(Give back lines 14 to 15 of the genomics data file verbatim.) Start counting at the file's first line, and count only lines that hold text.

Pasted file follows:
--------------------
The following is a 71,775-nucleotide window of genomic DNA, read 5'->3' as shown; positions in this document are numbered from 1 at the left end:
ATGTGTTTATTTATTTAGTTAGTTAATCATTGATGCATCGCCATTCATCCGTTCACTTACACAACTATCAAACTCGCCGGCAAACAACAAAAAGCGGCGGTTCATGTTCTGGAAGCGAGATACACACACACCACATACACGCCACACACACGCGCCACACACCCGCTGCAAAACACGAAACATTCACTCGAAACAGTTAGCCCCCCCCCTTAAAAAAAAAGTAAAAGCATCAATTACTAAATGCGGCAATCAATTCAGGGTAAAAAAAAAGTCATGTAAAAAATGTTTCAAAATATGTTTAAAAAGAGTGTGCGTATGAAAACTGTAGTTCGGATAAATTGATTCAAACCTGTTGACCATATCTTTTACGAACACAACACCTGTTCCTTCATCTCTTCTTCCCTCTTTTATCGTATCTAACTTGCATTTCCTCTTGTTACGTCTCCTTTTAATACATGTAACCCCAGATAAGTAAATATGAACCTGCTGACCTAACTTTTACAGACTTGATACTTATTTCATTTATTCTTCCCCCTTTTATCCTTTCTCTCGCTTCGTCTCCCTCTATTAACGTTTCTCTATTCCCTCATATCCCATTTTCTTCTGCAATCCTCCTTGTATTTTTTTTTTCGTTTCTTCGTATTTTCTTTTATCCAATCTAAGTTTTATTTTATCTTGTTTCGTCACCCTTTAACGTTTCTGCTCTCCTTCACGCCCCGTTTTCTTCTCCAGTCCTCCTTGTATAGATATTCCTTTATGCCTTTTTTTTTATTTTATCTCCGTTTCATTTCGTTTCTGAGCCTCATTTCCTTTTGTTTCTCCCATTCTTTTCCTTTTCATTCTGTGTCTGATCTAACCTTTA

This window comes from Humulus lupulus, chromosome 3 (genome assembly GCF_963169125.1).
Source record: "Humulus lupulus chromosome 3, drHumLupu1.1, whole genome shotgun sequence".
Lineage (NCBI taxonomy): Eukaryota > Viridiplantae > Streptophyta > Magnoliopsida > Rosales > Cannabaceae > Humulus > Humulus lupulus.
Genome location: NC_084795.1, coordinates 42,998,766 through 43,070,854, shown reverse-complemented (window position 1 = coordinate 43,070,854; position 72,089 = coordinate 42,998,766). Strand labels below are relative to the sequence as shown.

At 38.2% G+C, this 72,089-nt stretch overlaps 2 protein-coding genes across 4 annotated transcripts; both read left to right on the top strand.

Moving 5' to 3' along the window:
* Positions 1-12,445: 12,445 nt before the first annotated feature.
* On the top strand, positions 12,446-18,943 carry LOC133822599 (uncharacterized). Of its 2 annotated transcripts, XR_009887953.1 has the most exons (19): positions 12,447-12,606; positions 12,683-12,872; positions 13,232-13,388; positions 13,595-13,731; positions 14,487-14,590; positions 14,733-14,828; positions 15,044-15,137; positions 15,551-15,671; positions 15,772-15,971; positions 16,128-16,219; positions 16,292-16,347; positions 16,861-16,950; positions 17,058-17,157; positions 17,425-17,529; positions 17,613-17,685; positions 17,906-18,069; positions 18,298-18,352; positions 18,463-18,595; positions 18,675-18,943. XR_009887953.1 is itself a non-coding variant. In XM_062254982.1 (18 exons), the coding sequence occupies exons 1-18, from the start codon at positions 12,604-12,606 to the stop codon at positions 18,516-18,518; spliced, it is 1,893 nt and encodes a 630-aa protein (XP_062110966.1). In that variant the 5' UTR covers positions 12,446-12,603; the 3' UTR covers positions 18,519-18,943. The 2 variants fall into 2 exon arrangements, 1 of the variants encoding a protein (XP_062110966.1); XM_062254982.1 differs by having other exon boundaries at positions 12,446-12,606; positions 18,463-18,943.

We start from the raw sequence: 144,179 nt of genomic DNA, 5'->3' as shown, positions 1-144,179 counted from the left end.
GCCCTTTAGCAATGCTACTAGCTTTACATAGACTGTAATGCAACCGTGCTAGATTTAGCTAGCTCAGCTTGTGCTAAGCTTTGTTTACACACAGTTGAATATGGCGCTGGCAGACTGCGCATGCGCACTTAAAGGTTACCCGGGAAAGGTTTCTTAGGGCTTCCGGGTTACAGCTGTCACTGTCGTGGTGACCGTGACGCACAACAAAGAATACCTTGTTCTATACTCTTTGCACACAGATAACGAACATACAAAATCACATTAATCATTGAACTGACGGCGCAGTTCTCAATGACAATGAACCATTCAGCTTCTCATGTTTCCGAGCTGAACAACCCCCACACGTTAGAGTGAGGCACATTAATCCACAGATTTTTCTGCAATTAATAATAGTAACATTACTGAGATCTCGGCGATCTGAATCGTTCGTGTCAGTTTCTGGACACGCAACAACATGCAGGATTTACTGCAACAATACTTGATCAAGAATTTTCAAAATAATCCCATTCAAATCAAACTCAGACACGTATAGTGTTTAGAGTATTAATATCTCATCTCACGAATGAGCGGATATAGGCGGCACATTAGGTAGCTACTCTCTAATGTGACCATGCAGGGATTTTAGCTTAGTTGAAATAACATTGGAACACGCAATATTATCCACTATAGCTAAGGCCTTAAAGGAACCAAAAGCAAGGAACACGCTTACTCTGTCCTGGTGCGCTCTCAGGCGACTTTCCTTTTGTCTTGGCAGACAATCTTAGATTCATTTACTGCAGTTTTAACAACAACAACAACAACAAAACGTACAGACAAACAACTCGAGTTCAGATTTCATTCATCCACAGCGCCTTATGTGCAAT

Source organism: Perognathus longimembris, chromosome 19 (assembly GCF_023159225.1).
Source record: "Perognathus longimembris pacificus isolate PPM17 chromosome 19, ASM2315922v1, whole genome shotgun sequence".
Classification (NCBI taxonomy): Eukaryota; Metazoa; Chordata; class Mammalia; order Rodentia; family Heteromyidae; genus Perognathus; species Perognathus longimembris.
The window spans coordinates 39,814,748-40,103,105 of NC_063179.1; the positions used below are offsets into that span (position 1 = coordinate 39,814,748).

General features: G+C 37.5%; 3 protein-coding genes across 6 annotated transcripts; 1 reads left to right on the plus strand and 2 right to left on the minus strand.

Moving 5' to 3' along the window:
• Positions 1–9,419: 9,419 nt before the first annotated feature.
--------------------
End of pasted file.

Source record: "Perognathus longimembris pacificus isolate PPM17 chromosome 19, ASM2315922v1, whole genome shotgun sequence".
Classification (NCBI taxonomy): Eukaryota; Metazoa; Chordata; class Mammalia; order Rodentia; family Heteromyidae; genus Perognathus; species Perognathus longimembris.